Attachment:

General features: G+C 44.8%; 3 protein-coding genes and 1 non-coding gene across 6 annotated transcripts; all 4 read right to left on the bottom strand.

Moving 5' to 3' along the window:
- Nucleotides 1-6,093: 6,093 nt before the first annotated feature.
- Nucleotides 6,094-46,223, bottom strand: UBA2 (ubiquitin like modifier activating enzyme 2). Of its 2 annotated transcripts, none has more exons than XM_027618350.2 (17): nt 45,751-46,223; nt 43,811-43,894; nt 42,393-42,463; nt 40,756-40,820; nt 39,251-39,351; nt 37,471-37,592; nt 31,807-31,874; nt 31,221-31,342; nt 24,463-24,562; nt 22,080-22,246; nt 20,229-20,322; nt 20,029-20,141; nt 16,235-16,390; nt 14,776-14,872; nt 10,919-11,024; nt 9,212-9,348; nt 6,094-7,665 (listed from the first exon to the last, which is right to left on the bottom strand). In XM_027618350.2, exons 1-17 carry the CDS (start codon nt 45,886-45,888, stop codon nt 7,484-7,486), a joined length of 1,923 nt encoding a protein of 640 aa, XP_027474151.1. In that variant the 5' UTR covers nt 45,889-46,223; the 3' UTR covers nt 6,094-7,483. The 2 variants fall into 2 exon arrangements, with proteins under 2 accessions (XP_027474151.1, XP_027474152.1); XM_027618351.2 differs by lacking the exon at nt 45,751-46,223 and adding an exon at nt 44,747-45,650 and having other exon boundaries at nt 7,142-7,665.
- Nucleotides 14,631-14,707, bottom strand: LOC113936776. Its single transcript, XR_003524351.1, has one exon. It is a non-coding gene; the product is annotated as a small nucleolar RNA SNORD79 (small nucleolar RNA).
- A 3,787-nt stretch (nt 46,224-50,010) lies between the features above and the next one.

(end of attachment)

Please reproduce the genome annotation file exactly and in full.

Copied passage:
General features: G+C 44.8%; 3 protein-coding genes and 1 non-coding gene across 6 annotated transcripts; all 4 read right to left on the bottom strand.

Moving 5' to 3' along the window:
- Nucleotides 1-6,093: 6,093 nt before the first annotated feature.
- Nucleotides 6,094-46,223, bottom strand: UBA2 (ubiquitin like modifier activating enzyme 2). Of its 2 annotated transcripts, none has more exons than XM_027618350.2 (17): nt 45,751-46,223; nt 43,811-43,894; nt 42,393-42,463; nt 40,756-40,820; nt 39,251-39,351; nt 37,471-37,592; nt 31,807-31,874; nt 31,221-31,342; nt 24,463-24,562; nt 22,080-22,246; nt 20,229-20,322; nt 20,029-20,141; nt 16,235-16,390; nt 14,776-14,872; nt 10,919-11,024; nt 9,212-9,348; nt 6,094-7,665 (listed from the first exon to the last, which is right to left on the bottom strand). In XM_027618350.2, exons 1-17 carry the CDS (start codon nt 45,886-45,888, stop codon nt 7,484-7,486), a joined length of 1,923 nt encoding a protein of 640 aa, XP_027474151.1. In that variant the 5' UTR covers nt 45,889-46,223; the 3' UTR covers nt 6,094-7,483. The 2 variants fall into 2 exon arrangements, with proteins under 2 accessions (XP_027474151.1, XP_027474152.1); XM_027618351.2 differs by lacking the exon at nt 45,751-46,223 and adding an exon at nt 44,747-45,650 and having other exon boundaries at nt 7,142-7,665.
- Nucleotides 14,631-14,707, bottom strand: LOC113936776. Its single transcript, XR_003524351.1, has one exon. It is a non-coding gene; the product is annotated as a small nucleolar RNA SNORD79 (small nucleolar RNA).
- A 3,787-nt stretch (nt 46,224-50,010) lies between the features above and the next one.